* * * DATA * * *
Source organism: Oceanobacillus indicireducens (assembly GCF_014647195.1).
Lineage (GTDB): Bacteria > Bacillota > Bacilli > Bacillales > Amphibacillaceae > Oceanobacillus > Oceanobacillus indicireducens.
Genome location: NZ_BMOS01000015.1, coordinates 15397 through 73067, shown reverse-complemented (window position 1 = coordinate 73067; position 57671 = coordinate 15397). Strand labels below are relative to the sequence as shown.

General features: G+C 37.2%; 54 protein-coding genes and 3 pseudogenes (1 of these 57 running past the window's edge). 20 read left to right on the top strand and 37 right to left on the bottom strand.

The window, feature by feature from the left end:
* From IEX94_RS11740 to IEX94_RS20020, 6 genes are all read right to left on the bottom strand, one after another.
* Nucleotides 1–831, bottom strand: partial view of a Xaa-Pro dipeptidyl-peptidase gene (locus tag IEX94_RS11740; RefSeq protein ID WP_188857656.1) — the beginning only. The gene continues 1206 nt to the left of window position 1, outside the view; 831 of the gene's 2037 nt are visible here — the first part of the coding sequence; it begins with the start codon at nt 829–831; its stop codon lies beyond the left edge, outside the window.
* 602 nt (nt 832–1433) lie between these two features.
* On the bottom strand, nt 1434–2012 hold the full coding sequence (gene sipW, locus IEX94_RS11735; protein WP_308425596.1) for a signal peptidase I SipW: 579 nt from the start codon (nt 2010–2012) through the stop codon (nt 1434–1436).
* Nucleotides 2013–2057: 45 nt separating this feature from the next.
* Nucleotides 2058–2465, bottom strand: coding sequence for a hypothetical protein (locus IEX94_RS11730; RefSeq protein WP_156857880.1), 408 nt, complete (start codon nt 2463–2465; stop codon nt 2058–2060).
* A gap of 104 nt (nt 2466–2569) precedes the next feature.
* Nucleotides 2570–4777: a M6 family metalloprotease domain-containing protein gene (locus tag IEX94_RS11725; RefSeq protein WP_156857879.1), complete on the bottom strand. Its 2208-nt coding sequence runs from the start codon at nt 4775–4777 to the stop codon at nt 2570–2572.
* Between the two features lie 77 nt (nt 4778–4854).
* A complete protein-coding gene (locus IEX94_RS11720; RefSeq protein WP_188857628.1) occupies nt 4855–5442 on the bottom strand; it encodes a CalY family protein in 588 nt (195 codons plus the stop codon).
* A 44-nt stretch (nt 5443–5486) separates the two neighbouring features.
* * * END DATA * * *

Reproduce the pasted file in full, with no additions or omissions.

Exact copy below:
Source organism: Oceanobacillus indicireducens (assembly GCF_014647195.1).
Lineage (GTDB): Bacteria > Bacillota > Bacilli > Bacillales > Amphibacillaceae > Oceanobacillus > Oceanobacillus indicireducens.
Genome location: NZ_BMOS01000015.1, coordinates 15397 through 73067, shown reverse-complemented (window position 1 = coordinate 73067; position 57671 = coordinate 15397). Strand labels below are relative to the sequence as shown.

General features: G+C 37.2%; 54 protein-coding genes and 3 pseudogenes (1 of these 57 running past the window's edge). 20 read left to right on the top strand and 37 right to left on the bottom strand.

The window, feature by feature from the left end:
* From IEX94_RS11740 to IEX94_RS20020, 6 genes are all read right to left on the bottom strand, one after another.
* Nucleotides 1–831, bottom strand: partial view of a Xaa-Pro dipeptidyl-peptidase gene (locus tag IEX94_RS11740; RefSeq protein ID WP_188857656.1) — the beginning only. The gene continues 1206 nt to the left of window position 1, outside the view; 831 of the gene's 2037 nt are visible here — the first part of the coding sequence; it begins with the start codon at nt 829–831; its stop codon lies beyond the left edge, outside the window.
* 602 nt (nt 832–1433) lie between these two features.
* On the bottom strand, nt 1434–2012 hold the full coding sequence (gene sipW, locus IEX94_RS11735; protein WP_308425596.1) for a signal peptidase I SipW: 579 nt from the start codon (nt 2010–2012) through the stop codon (nt 1434–1436).
* Nucleotides 2013–2057: 45 nt separating this feature from the next.
* Nucleotides 2058–2465, bottom strand: coding sequence for a hypothetical protein (locus IEX94_RS11730; RefSeq protein WP_156857880.1), 408 nt, complete (start codon nt 2463–2465; stop codon nt 2058–2060).
* A gap of 104 nt (nt 2466–2569) precedes the next feature.
* Nucleotides 2570–4777: a M6 family metalloprotease domain-containing protein gene (locus tag IEX94_RS11725; RefSeq protein WP_156857879.1), complete on the bottom strand. Its 2208-nt coding sequence runs from the start codon at nt 4775–4777 to the stop codon at nt 2570–2572.
* Between the two features lie 77 nt (nt 4778–4854).
* A complete protein-coding gene (locus IEX94_RS11720; RefSeq protein WP_188857628.1) occupies nt 4855–5442 on the bottom strand; it encodes a CalY family protein in 588 nt (195 codons plus the stop codon).
* A 44-nt stretch (nt 5443–5486) separates the two neighbouring features.